Improving accessibility for people, dealing with plastic, planning for an ageing community, and preparing for a creative economy are issues to be explored by high school students in a first-of-its-kind learning experience designed to create a sustainable future for Newcastle.
The City of Newcastle Sustainnovation Challenge is a community capacity building project being delivered under Council’s NewSkills and Living Lab programs. Created by local company MCB Business Partners, the project will trial a unique collaboration between education, industry, community and city leaders who are volunteering their expertise to help students develop workable solutions to important issues.
Deputy Lord Mayor Declan Clausen said City of Newcastle was supportive of the exciting initiative and the opportunity it presents for young people to contribute to the city’s social, economic and environmental future.
“City of Newcastle is committed to leading the way in smarter living and creating a sustainable global future for the next generation,” Cr Clausen said.
“The goal of the Sustainnovation Challenge is to empower young people to embrace a new way of thinking and acting, to help create a sustainable future across all sectors of our community.”
Students from nine secondary schools including Newcastle High, Lambton High, Hunter School of the Performing Arts, West Wallsend High, Merewether High, St. Philip’s Christian College, Bishop Tyrrell Anglican College and Big Picture Education Cooks Hill Campus will attend two-day online workshops tackling the first two of the program’s four challenges; #1. How can our community benefit from being a smart and accessible city? (17-18 November) ; #2. How does a smart city deal with plastic? (7-8 December).The remaining challenges will be addressed in early 2022.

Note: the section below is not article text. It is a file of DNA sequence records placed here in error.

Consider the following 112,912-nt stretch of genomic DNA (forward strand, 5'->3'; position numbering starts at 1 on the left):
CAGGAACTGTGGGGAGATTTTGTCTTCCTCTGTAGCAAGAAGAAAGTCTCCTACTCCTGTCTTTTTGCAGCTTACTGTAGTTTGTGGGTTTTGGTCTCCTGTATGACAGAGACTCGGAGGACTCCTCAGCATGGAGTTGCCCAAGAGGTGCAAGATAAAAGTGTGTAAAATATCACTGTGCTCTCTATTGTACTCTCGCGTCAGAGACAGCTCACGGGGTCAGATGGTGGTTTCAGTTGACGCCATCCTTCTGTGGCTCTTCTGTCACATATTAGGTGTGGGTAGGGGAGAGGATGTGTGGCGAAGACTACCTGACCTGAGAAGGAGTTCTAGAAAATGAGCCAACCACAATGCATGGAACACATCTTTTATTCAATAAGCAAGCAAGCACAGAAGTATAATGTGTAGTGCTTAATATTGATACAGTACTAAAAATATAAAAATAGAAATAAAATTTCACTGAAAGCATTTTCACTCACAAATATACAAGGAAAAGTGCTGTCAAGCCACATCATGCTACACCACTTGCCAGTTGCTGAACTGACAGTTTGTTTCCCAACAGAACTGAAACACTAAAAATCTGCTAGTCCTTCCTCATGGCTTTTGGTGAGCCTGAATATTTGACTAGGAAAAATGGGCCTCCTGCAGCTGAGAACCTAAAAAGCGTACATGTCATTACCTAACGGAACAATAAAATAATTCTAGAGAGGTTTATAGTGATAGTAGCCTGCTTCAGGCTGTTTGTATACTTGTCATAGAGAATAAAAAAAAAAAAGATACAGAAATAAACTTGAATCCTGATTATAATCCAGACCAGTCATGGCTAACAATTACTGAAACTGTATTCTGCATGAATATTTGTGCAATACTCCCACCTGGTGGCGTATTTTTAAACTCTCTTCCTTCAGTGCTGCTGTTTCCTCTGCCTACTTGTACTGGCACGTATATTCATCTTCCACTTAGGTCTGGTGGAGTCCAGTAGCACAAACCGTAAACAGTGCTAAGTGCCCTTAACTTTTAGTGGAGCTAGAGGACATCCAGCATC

Mentored by specialists in smart cities, technology, social inclusion, business and innovation, students will be guided through applied innovation, system engineering, and other analysis and development tools and principles.
Program Director Duncan Burck said ideas showing the greatest smart city potential will progress to Council’s Living Lab accelerator program to be further developed and possibly implemented.
“Applied innovation is a systematic process of creating ideas to improve or make something work better. It provides an opportunity to fast-track those things that will enhance our lives, communities and the environment we live in now and for future generations,” Mr Burck explained.
“The more we listen to and encourage our young people to share their perspectives, the better the ideas and future decisions we’ll be able to make as a whole community.”